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Major IT Challenges CIOs Will Face Over the Next 5 Years

A look at six consequential IT challenges that the modern-day CIO is set to encounter in the near future and how to approach them.

The role of the modern CIO has been in a state of flux in recent years. Increasingly, it has become a balancing act between managing traditional IT operations and driving strategic initiatives, with transformational change high on the agenda.

As we head into the 2020s, one thing is certain: This is a time of enormous change for enterprises as a whole. Digital disruption and increasing customer expectations are the driving force behind much of it and forward-thinking companies (Microsoft, Nike, and Target to name a few) are embracing the opportunity. Forty-four percent of organizations anticipate a fundamental change in their business model or product/service offering in the next three years. 

But despite the exciting opportunities and innovative technologies this decade will bring, there will still be many hurdles along the way. In this article, we take a look at six of the top IT challenges that you, as a CIO, will face over the next five years. We’ll also give you some actionable advice on how to address them!

6 IT Challenges and Solutions: Preparing the Modern-Day CIO for the Future 

1. Managing Data Protection

Effective data governance continues to be a significant source of concern. With the introduction of the EU’s General Data Protection Regulation (GDPR) in 2018, CIOs are no stranger to the importance of meticulous data management. However, ensuring ongoing compliance plus a plethora of new regulations on the horizon means that organizations can’t afford to rest on their laurels.  

Penalties for non-compliance are hefty. Google, British Airways, and Marriott have already fallen foul of GDPR with record fines in excess of $100 million each and unmeasured reputational damage. 

In the US, the California Consumer Privacy Act (CCPA) went into effect at the start of this year and a number of other states are expected to follow suit. Organizations will thus need to rewrite their existing policies to comply with the new regulations, which, of course, will prove challenging.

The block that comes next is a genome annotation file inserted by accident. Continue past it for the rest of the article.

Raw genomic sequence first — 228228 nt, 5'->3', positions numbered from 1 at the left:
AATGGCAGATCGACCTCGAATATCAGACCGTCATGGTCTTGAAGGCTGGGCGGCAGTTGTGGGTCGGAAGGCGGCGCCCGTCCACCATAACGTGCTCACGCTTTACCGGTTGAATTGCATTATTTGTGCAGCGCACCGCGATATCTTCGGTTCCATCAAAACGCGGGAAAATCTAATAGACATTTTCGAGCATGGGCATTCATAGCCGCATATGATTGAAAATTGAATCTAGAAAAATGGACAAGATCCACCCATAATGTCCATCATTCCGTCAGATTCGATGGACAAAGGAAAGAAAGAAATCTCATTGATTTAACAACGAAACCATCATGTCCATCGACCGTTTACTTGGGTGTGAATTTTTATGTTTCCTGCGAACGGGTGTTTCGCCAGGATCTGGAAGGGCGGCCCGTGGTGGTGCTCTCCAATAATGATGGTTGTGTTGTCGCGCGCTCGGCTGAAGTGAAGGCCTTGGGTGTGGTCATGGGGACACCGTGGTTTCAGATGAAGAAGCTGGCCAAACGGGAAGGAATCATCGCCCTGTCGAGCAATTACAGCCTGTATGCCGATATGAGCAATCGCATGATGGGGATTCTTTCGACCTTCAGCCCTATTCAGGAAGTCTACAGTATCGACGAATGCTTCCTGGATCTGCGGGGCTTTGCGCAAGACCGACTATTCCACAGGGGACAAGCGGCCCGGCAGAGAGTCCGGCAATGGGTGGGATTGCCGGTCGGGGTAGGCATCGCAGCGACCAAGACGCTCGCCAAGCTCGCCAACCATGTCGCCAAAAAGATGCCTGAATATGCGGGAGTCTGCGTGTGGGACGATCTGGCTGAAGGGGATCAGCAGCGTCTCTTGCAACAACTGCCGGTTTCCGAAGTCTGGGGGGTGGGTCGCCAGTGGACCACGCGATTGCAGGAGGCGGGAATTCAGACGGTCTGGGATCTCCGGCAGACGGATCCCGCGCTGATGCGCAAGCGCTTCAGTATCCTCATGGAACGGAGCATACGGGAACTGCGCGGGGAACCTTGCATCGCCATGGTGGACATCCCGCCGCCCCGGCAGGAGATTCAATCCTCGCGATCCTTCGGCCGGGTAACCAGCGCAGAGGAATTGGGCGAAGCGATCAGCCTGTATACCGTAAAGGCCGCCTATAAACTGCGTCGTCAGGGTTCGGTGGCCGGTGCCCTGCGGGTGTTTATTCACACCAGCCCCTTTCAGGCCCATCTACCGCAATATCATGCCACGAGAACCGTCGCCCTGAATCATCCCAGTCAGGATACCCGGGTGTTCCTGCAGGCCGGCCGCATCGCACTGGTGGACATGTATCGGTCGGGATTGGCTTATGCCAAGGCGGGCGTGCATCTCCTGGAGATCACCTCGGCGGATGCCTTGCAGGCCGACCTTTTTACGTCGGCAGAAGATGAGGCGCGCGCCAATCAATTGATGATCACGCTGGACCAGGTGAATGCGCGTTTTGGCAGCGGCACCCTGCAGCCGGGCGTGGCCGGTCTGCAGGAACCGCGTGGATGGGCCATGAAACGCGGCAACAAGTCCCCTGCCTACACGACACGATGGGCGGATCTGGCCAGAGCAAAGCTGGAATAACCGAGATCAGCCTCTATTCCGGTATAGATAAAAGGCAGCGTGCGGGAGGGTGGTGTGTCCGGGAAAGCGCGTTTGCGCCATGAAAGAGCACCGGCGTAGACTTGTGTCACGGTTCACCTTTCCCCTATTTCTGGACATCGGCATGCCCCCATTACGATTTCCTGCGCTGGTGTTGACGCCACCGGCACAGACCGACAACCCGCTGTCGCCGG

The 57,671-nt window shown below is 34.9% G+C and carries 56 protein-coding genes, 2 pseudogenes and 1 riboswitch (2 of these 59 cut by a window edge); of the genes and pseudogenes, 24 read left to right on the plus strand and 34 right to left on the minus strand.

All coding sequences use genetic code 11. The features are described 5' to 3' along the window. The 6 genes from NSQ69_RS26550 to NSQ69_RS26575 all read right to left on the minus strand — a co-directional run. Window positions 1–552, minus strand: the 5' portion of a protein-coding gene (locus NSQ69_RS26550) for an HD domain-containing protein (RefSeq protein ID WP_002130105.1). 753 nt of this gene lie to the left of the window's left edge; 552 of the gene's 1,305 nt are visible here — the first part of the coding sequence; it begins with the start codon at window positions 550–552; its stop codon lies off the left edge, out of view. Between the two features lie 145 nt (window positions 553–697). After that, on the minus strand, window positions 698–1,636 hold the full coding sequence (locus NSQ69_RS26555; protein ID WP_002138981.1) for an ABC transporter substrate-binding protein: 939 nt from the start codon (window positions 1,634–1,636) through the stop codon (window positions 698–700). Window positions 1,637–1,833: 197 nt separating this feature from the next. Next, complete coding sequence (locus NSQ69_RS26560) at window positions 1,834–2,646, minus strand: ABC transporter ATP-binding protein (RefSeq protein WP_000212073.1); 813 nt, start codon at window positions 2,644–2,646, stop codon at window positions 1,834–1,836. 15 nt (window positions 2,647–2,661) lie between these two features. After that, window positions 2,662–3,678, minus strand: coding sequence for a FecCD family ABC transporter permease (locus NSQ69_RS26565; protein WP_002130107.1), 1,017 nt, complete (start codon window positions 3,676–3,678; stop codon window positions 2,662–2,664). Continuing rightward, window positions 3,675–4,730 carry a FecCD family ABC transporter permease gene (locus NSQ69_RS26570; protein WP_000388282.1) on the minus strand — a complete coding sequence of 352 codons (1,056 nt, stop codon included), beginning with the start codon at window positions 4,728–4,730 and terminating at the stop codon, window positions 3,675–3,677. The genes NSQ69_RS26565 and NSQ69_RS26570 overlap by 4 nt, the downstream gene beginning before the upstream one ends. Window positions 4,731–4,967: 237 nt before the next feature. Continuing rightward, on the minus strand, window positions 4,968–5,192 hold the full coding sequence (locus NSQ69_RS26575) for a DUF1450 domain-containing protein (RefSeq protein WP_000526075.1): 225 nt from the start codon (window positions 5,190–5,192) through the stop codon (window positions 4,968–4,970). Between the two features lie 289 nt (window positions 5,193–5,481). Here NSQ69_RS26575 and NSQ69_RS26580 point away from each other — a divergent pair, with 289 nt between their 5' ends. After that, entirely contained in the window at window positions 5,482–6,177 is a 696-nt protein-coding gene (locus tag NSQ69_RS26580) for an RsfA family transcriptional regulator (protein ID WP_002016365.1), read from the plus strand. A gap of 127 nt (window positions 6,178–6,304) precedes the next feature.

Overcoming the Challenge

The only way you can guarantee compliance on a global scale will be to set your data safety standards at the level of the most restrictive regulation. 

On a more general basis, you should:

  • Work to uphold the principle of transparency by updating digital policies and privacy notifications to reflect changes in the organization’s procedures. 
  • Keep a tight grip on data flows by developing a thorough understanding of how information is stored, deployed, and accessed, including the security measures of vendors. 
  • Consider taking extra steps to safeguard data, such as pseudonymization.

2. Digital Transformation Success

Whether companies are leading from the front or simply trying to avoid being left behind by competitors, digital transformation continues to be a hot topic in the C-Suite. 

A survey by Nominet reveals that 93% of CIOs and CTOs believe that “their organization was either currently engaged in, or planning to engage in, a digital transformation program,” with only 6% of businesses claiming to have completed their transformation. 

Although there is some discussion on whether digital transformation can ever really be considered complete, there are also indications that many organizations are struggling. According to new figures by McKinsey, there is a 45% chance that the average digital transformation project will deliver less profit than expected.

Overcoming the Challenge

To avoid these struggles, you can adopt certain transformation practices that significantly increase the odds of success:

  • Focus on setting clear priorities that are directly linked to measurable business outcomes. 
  • Invest in highly talented people, particularly specialized leaders and those with strong digital and analytics skills. 
  • Ensure that people at all levels feel empowered. 
  • Adopt agile practices and update your digital strategies frequently. 
  • Devote time and money to your digital transformation efforts.

    bar chart of research conducted by Nominet Cyber Security showing how respondents rank their concerns regarding their organization's digital transformation efforts and it challenges